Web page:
Home Forums General Weta Stuff Small Main Sail Question

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  • #190
    AvatarTom Kirkman
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    Just curious if anyone has ever flipped their Weta when using the smaller storm mainsail? I have someone wanting to try my boat, singlehanded, but they’re a bit leery since our winds are up now. I thought perhaps the small mainsail might ensure they don’t go over in 45F water, but haven’t used it enough myself to be able to tell them that they aren’t likely to capsize or pitchpole with it. We’d be talking winds up to about 20MPH and gusts to 30MPH.

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    • #191
      WETA NSWWETA NSW
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      I think it would depend on the experience and ability of the guy , if he has sailing exp he should realise not to push it to the max when test sailing .

    • #192
      Avatarwetaz904
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      I would think he would be pretty safe with the smaller main. If you want to be really cautious, just tell him not to cleat the main, so if he ever feels over-powered he can ease the sheet quickly. The only way you could tip it over is if the main is cleated and a really big gust hits, with no commensurate sheet ease.

    • #194
      AvatarTom Kirkman
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      The reason I ask is because guys that haven’t been sailing too long don’t always think to uncleat, or even release, the mainsheet. Sort of a panic thing. I wondered if maybe the smaller main might be bulletproof as long as the winds weren’t completely insane.

    • #239
      Paul WhitePaul White
      Keymaster
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      If they’re over 180lbs 20-30 mph is 17-25 knots which should be easy with the big sail if they have dinghy experience IMHO.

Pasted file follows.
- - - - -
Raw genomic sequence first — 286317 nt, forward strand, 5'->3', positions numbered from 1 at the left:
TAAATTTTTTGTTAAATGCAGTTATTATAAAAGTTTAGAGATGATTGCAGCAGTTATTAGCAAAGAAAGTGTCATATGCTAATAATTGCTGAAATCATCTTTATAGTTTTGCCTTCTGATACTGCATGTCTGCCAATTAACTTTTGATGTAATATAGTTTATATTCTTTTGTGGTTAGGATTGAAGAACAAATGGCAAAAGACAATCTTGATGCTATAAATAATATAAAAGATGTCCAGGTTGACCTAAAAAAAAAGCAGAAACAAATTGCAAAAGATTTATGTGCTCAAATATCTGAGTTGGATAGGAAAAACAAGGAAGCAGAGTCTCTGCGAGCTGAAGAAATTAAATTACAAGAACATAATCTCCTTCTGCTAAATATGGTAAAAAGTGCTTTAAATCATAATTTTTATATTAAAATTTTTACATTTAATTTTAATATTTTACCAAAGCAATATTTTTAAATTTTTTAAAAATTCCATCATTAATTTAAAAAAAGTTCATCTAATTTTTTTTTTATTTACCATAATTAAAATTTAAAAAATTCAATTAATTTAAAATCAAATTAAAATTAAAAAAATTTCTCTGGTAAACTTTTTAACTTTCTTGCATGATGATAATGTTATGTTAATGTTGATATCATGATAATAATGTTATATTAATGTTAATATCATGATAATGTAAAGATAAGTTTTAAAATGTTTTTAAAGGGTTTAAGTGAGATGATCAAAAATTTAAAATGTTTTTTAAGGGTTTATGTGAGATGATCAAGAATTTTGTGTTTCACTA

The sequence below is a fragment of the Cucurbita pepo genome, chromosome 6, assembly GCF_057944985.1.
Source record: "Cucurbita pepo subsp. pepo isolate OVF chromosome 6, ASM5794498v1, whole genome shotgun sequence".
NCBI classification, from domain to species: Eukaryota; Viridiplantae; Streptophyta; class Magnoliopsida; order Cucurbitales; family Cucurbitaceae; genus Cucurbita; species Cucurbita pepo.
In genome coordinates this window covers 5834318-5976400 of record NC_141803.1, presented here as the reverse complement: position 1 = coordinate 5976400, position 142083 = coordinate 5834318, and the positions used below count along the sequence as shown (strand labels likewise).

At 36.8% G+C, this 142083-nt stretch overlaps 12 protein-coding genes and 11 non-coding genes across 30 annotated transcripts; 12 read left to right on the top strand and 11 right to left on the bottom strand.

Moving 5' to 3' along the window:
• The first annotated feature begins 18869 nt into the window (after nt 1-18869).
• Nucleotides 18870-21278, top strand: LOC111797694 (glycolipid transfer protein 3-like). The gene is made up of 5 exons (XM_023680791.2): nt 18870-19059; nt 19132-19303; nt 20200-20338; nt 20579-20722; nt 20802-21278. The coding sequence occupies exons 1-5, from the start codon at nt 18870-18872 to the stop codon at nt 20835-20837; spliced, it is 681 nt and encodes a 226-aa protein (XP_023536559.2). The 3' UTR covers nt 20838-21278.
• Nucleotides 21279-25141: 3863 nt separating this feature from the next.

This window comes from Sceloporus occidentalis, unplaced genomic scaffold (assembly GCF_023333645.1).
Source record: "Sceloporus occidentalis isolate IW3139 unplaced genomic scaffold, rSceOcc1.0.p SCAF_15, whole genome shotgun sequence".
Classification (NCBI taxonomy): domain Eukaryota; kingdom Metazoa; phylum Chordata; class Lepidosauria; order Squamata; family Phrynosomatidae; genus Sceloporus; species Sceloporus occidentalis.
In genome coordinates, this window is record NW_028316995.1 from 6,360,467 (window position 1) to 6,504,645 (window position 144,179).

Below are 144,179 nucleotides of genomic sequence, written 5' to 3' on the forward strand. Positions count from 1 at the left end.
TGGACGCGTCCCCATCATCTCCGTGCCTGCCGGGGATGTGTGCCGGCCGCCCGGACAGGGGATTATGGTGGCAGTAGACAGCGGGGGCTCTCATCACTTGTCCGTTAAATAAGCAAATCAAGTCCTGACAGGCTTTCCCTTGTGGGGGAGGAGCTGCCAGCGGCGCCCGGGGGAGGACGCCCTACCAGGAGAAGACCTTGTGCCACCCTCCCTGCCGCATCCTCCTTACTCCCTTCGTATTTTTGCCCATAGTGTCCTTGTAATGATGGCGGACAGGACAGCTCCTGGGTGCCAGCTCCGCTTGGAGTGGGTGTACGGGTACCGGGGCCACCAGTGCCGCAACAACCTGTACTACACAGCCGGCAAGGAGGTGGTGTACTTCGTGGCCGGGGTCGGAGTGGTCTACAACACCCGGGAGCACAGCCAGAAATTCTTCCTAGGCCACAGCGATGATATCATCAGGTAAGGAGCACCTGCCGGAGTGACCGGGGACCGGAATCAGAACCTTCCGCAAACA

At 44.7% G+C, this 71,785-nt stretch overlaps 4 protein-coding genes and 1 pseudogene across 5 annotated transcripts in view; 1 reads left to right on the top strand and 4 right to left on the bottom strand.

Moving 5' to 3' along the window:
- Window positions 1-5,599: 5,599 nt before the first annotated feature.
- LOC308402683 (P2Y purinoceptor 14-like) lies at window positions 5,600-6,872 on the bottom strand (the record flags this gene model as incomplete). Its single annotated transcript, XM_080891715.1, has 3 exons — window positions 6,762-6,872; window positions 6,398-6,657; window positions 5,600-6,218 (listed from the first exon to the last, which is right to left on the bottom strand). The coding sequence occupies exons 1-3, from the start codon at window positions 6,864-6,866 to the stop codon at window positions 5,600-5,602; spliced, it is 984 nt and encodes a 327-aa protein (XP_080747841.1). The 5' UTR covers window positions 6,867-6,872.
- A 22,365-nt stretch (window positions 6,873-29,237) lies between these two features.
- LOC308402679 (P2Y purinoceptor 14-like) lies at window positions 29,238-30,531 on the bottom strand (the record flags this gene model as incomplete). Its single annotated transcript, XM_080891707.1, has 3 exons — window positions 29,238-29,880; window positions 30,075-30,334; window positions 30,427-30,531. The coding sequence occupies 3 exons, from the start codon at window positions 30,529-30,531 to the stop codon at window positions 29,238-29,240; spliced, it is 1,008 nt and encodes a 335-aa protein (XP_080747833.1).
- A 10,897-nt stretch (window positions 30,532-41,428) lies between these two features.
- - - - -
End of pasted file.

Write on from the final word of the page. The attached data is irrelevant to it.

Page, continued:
If they’ve not had dinghy experience, or experience with a dinghy that requires hiking, then before they go out, show them the hiking position using the toe-straps sitting on the outer edge of the tramp as well as sitting on the ama with the harness.

      I’d also suggest you go out with them the first time and while you steer sitting on the edge of the hull (you don’t get so wet there!) while they hike out from the edge of the tramp using the toe-straps (or sitting on the ama) with the mainsheet in their hand and then swap over so they get used to both positions, before going out alone.

      Upwind, the key is to use your weight to balance the heel by hiking out first and then if the leward ama still starts to bury, ease the main and/or feather up. Conversely, on a reach (especially with the kite up) you need to bear away and ease the kite if the leward hull buries which seems counter-intuitive but it reduces the heel and pressure on the sails.

      Paul

      • This reply was modified 6 years, 9 months ago by Paul WhitePaul White.
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